Think President Obama will win re-election come November? Don’t bet on it—well, at least literally. The Commodity Futures Trading Commission is reportedly expected to ban U.S. traders from betting on the 2012 election, the New York Times reports:
The Dodd-Frank Act... mandated that the agency ban event contracts tied to terrorism, war, gambling and other matters contrary to the “public interest” ... the agency on Monday is expected to say that election derivatives, while a novel idea, have the potential to improperly affect election results. One problem, the agency argues, would arise if a candidate’s supporters bought huge positions and drove public opinion in their favor.
The ruling could scuttle the plans of one Chicago-based derivatives exchange to offer futures contracts on the election results. It’s “unclear” whether the new law will also apply to Americans betting on the Ireland-based Intrade, the Times adds.
The Atlantic’s Matt O’Brien had the smart idea of looking at how Wall Street reacted to this week’s Supreme Court hearings on the health reform law. And it seems that markets are betting on one of two outcomes — either the law will be allowed to stand or be repealed entirely.
Insurance companies have predicted that one possible outcome — in which the court strikes the mandate, but allows the rest of the law to stand — could lead to doomsday. If there was no penalty for not buying insurance, the thinking goes, only those who expect high health care costs would buy policies. That would likely mean the cost of health insurance would spike. More expensive premiums would, for insurance companies, likely mean fewer customers and less revenue.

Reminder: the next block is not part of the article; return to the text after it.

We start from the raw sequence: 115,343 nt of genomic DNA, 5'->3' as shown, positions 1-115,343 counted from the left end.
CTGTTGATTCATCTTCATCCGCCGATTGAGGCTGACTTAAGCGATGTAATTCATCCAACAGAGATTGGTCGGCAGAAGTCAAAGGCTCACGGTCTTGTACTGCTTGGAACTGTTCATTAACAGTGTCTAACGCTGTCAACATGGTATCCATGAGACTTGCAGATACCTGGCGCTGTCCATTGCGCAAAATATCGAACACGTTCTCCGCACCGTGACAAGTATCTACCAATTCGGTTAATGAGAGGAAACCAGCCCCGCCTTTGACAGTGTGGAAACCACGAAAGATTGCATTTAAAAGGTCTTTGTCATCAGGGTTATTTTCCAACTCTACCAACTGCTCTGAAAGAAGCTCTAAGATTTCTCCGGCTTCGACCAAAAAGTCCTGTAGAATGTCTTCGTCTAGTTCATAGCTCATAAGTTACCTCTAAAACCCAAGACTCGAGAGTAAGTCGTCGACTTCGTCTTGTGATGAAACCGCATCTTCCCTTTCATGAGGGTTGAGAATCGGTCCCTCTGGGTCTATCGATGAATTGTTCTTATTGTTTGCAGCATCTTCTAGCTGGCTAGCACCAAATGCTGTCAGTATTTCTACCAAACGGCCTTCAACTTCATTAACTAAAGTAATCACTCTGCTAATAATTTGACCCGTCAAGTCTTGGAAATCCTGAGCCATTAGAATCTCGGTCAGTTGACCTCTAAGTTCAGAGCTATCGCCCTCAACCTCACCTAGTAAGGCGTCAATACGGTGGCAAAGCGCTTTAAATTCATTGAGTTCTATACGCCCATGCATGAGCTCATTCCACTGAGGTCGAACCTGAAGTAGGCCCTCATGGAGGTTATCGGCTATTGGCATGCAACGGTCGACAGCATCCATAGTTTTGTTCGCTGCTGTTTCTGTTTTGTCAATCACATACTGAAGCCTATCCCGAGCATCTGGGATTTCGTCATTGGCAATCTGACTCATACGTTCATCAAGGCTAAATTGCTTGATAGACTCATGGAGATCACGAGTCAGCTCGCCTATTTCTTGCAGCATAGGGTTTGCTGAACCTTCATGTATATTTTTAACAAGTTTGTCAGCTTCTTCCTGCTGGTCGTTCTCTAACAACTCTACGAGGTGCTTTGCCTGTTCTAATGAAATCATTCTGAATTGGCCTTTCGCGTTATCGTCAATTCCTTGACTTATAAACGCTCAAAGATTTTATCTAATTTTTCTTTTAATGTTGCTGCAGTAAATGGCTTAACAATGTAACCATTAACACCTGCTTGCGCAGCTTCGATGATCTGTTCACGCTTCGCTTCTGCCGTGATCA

Coming out of this week’s argument, however, health insurance investors actually look incredibly bullish on the Affordable Care Act’s future. O’Brien points out that Aetna’s stock soared in the 24 hours since oral arguments wrapped up. And that actually looks to be true for the five largest health insurance companies, all while the Dow Jones average has remained pretty flat:
This could, as O’Brien points out, be really good news for Obamacare — or really bad.
Reader Robert Howard asks, “If ACA’s individual mandate is repealed, could Romneycare be challenged/repealed as well?”
The short answer is: No, it couldn’t. The question in front of the Supreme Court is whether the federal government can require most citizens to carry health insurance. Even if the justices decide the federal government cannot do that, Massachusetts will still have a law on its books requiring all Bay State residents to buy coverage. That law will not be touched by a Supreme Court decision.
Don Berwick spent 18 months as the administrator for the Centers for Medicare and Medicaid Services, making him the point man for the Obama administration’s implementation of the Affordable Care Act. Later today, he’ll announce his first post following his service in the White House: Berwick will join the Center for American Progress as a senior fellow.
We spoke yesterday afternoon about how the Affordable Care Act has changed our health-care system, what challenges it faces in coming years and why Berwick’s time as Medicare administrator may be his only stint in government service. What follows is a transcript of our conversation, lightly edited for grammar and clarity:
Sarah Kliff: The Affordable Care Act is hitting its two-year anniversary. Tell me a bit about how you think it’s changed the health-care system over the past two years.
Don Berwick: It’s profoundly changed the conversation for the good. The momentum in the country towards an expansion of coverage is underway. I think people have an understanding of how important that is, to have insurance be accessible. The second part of that, the improvement of our health-care delivery system, is going to be slower for people to notice. It will take time to build and have people understand how it’s changing.
It’s also not only the programs contemplated within the law that are changing and gaining momentum. I definitely see reflections of what we want to see in health care. There’s faster progress in the private sector. I think the Affordable Care Act has changed the mentality of the nation, towards one where we realize we can provide better care.
Politico’s Josh Gerstein has one of the more comprehensive — and more entertaining — run-downs of the case law that the Supreme Court will rely on when it opens oral arguments on the health reform law Monday:
No previous Supreme Court case is a perfect match for the Obama health care law, but a 70-year-old ruling about an Ohio wheat farmer comes closest.